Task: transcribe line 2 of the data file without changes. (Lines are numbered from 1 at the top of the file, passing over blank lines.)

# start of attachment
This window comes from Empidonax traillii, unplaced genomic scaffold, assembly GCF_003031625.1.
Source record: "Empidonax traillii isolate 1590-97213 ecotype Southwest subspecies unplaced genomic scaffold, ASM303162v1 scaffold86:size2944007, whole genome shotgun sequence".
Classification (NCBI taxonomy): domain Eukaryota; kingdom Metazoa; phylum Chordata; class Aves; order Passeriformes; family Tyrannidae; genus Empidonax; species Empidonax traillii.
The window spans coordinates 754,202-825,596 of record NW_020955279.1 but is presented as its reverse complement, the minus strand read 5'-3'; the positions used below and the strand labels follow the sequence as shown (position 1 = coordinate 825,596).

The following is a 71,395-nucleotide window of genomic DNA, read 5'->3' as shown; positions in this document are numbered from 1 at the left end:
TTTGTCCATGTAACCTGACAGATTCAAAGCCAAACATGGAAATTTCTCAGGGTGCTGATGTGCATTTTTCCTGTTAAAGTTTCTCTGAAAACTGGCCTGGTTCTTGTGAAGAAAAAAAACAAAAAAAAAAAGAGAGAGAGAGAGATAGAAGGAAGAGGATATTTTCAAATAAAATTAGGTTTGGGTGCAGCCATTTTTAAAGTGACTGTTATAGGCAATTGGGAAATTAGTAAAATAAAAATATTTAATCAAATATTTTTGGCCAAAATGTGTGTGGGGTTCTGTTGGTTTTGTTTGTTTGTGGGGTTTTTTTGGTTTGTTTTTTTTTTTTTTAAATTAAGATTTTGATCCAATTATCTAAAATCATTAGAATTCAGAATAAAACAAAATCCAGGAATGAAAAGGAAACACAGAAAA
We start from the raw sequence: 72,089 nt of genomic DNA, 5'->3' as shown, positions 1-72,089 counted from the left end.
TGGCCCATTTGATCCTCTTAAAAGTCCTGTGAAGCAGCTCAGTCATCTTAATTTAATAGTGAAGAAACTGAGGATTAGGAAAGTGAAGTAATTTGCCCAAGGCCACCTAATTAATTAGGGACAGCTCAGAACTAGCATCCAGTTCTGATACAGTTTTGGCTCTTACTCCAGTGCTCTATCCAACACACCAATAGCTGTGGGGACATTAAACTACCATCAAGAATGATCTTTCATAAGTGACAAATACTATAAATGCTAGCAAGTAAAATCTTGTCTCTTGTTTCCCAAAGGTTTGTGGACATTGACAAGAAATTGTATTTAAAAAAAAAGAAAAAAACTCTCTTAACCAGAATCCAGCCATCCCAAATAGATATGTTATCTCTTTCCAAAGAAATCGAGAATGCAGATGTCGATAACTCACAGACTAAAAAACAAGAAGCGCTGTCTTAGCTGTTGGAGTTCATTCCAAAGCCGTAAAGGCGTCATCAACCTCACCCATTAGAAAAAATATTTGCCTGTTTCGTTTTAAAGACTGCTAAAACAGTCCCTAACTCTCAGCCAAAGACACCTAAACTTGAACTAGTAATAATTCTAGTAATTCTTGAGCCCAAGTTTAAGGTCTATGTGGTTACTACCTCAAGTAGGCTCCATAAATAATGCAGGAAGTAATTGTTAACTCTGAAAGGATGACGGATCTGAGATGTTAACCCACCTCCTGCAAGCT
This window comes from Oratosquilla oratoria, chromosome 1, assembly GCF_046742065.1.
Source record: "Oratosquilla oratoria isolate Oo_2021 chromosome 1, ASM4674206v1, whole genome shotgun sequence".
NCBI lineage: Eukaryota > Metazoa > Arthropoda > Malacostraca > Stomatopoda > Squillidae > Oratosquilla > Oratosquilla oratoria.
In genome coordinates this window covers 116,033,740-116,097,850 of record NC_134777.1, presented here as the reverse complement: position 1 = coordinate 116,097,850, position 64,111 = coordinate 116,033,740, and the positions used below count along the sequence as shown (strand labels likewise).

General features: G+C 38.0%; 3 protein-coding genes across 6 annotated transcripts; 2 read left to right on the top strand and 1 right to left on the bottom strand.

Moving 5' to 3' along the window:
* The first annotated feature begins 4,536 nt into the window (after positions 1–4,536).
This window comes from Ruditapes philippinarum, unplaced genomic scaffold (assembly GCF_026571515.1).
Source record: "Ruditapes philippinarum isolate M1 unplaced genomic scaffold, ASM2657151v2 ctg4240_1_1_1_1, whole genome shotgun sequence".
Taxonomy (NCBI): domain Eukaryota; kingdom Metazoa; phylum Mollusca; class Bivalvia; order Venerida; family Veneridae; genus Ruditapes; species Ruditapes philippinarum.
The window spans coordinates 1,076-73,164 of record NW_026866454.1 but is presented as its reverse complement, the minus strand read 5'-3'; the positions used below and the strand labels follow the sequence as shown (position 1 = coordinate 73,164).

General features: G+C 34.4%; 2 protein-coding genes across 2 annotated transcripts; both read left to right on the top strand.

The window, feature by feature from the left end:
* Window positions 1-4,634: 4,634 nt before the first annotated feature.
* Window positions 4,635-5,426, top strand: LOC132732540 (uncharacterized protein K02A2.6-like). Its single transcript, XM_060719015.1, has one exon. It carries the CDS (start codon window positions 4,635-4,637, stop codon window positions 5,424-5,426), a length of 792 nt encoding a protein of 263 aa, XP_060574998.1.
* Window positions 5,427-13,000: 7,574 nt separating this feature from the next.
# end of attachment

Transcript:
Source record: "Empidonax traillii isolate 1590-97213 ecotype Southwest subspecies unplaced genomic scaffold, ASM303162v1 scaffold86:size2944007, whole genome shotgun sequence".